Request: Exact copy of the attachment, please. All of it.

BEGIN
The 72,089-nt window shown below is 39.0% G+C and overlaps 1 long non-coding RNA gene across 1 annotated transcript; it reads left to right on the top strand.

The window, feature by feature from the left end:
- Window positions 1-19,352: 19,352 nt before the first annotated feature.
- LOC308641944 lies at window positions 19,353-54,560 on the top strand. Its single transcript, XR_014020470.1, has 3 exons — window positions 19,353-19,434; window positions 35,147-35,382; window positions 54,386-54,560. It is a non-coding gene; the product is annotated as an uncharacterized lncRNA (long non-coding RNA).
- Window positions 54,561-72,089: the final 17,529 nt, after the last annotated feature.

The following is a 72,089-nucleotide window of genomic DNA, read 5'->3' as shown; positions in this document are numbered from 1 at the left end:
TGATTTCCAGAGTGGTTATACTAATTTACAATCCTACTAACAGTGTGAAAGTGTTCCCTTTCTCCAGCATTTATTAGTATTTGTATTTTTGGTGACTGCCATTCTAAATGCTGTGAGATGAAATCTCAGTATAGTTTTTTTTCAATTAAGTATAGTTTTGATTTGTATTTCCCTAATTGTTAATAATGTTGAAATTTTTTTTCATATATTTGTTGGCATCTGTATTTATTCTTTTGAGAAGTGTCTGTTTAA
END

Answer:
The 72,089-nt window shown below is 39.0% G+C and overlaps 1 long non-coding RNA gene across 1 annotated transcript; it reads left to right on the top strand.

The window, feature by feature from the left end:
- Window positions 1-19,352: 19,352 nt before the first annotated feature.
- LOC308641944 lies at window positions 19,353-54,560 on the top strand. Its single transcript, XR_014020470.1, has 3 exons — window positions 19,353-19,434; window positions 35,147-35,382; window positions 54,386-54,560. It is a non-coding gene; the product is annotated as an uncharacterized lncRNA (long non-coding RNA).
- Window positions 54,561-72,089: the final 17,529 nt, after the last annotated feature.

The following is a 72,089-nucleotide window of genomic DNA, read 5'->3' as shown; positions in this document are numbered from 1 at the left end:
TGATTTCCAGAGTGGTTATACTAATTTACAATCCTACTAACAGTGTGAAAGTGTTCCCTTTCTCCAGCATTTATTAGTATTTGTATTTTTGGTGACTGCCATTCTAAATGCTGTGAGATGAAATCTCAGTATAGTTTTTTTTCAATTAAGTATAGTTTTGATTTGTATTTCCCTAATTGTTAATAATGTTGAAATTTTTTTTCATATATTTGTTGGCATCTGTATTTATTCTTTTGAGAAGTGTCTGTTTAA